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Office of Government Ethics (OGE).
Interim rule amendment with request for comments.
The Office of Government Ethics is issuing an interim rule amendment that permits Government employees to participate in certain particular matters of general applicability affecting mutual funds and unit investment trusts, notwithstanding the employees' disqualifying financial interest under 18 U.S.C. 208(a) arising from the ownership of mutual funds or unit investment trusts.
This interim regulation is effective November 14, 2005. Comments are invited and are due in writing by December 14, 2005.
You may submit comments, in writing, to OGE on this interim rule, identified by RIN 3209-AA09, by any of the following methods:
- E-Mail: email@example.com. Include the reference “Interim Rule Exemption Under 18 U.S.C. 208(b)(2)” in the subject line of the message.
- Fax: (202) 482-9237.
- Mail/Hand Delivery/Courier: Office of Government Ethics, Suite 500, 1201 New York Avenue, NW., Washington, DC 20005-3917, Attention: Richard M. Thomas, Associate General Counsel.
Instructions: All submissions must include OGE's agency name and the Regulation Identifier Number (RIN), 3209-AA09, for this rulemaking.Start Further Info
FOR FURTHER INFORMATION CONTACT:
Richard M. Thomas, Associate General Counsel, Office of Government Ethics; telephone: (202) 482-9300; TDD: (202) 482-9293; FAX: (202) 482-9237.End Further Info End Preamble Start Supplemental Information
Section 208(a) of title 18 of the United States Code prohibits Government employees from participating in an official capacity in particular Government matters in which, to their knowledge, they or certain other persons specified in the statute have a financial interest, if the particular matter would have a direct and predictable effect on that interest. Start Printed Page 69042Section 208(b)(2) of title 18 permits the Office of Government Ethics to promulgate regulations describing financial interests that are too remote or inconsequential to warrant disqualification pursuant to section 208(a).
On August 28, 1995, the Office of Government Ethics published its first interim rule, with request for comments, promulgating certain miscellaneous exemptions under section 208(b)(2). 60 FR 44705 (August 28, 1995). On December 18, 1996, the Office of Government Ethics published a comprehensive final rule, “Interpretation, Exemptions and Waiver Guidance Concerning 18 U.S.C. 208 (Acts Affecting a Personal Financial Interest),” codified at 5 CFR part 2640, which promulgated several additional exemptions and also adopted as final, with some modifications, the exemptions promulgated in the earlier interim rule. 61 FR 66829 (December 18, 1996) (final rule); 60 FR 47207 (September 11, 1995) (proposed rule). OGE subsequently has added and amended exemptions by interim rule, with request for comment, 65 FR 16511 (March 29, 2000) (adopted as final, 65 FR 47830 (August 4, 2000)), and (after a proposed rule, 65 FR 53942 (September 6, 2000)) by final rule, 67 FR 12443 (March 19, 2002).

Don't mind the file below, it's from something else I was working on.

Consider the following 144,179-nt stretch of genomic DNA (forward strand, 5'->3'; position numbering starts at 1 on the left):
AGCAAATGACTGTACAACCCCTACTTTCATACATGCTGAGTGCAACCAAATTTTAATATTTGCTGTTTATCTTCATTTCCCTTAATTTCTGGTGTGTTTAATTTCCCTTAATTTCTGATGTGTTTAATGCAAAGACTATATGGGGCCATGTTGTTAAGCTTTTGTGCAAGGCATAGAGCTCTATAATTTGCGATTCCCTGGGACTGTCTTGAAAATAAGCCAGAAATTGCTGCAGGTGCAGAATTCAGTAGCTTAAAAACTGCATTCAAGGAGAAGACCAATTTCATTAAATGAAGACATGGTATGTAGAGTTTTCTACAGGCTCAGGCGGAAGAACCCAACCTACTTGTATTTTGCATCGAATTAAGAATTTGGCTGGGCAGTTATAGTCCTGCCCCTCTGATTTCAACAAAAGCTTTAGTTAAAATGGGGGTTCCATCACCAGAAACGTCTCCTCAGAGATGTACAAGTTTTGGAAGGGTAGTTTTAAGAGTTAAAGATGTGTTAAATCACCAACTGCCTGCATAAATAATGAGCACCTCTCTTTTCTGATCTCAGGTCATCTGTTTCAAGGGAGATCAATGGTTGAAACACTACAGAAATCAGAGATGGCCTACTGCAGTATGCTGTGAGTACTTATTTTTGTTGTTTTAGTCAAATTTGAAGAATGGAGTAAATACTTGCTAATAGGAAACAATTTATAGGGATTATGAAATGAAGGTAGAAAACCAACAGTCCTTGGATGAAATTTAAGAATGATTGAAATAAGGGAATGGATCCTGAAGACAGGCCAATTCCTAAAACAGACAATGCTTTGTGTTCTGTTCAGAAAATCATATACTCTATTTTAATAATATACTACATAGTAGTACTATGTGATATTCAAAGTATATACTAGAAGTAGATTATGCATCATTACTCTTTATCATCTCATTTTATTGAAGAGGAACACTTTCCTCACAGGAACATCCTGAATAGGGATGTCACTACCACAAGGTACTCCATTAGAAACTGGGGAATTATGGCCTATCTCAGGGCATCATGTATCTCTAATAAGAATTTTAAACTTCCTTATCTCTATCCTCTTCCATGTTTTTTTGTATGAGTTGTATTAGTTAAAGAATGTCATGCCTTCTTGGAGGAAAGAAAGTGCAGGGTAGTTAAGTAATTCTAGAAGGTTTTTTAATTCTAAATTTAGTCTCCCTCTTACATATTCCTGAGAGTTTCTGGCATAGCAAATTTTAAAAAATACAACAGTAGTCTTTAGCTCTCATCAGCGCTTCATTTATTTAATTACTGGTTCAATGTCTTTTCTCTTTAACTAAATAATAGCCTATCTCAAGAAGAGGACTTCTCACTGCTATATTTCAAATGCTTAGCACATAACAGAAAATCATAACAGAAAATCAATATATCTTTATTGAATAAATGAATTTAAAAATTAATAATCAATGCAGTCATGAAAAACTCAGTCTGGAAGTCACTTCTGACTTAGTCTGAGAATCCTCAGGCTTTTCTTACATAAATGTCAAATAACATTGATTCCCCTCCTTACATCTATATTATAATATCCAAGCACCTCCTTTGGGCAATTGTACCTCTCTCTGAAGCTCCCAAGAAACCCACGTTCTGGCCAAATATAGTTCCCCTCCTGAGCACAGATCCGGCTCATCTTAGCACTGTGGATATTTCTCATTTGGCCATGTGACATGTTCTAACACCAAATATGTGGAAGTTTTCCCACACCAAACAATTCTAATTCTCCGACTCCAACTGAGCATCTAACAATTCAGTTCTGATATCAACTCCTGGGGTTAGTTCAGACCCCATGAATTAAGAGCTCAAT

Among the exemptions OGE has promulgated are several that exempt certain financial interests in “mutual funds” and “unit investment trusts,” as those terms are defined in § 2640.102(k) and (u). See 5 CFR 2640.201(a) (diversified mutual funds and unit investment trusts), 2640.102(b)(1) (non-sector holdings of sector mutual fund), 2640.201(b)(2) ($50,000 de minimis interest in sector mutual funds). As a general matter, such investment funds historically have been thought to raise fewer significant conflict of interest concerns than other types of investments, for several reasons. As OGE has noted previously, typically “only a limited portion of the fund's assets [are] placed in the securities of any single issuer” and usually “an employee's interest in any one fund is only a small portion of the fund's total assets.” 60 FR 47211 (September 11, 1995) (preamble to proposed rule). These popular investment vehicles are also subject to significant regulation by the Securities and Exchange Commission (SEC). In short, the risks and the expenses incident to such pooled investment vehicles generally pose fewer concerns that the financial interests will affect the integrity of the services of Government employees. Indeed, Congress itself has recognized the diminished conflicts potential by including certain investment funds as one of the few types of “permitted property” under 26 U.S.C. 1043, which allows Government employees to defer recognition of capital gains from sales to comply with conflict of interest requirements as long as the proceeds of the sale are invested in permitted property. See 5 CFR part 2634, subpart J (Certificates of Divestiture).
All of these existing exemptions focus on employee interests arising from the “holdings” of the investment funds. This is not surprising, because common sense—as well as OGE's discussions with the SEC and other agencies—indicates that the principal determinant of mutual fund value is the performance of the underlying holdings.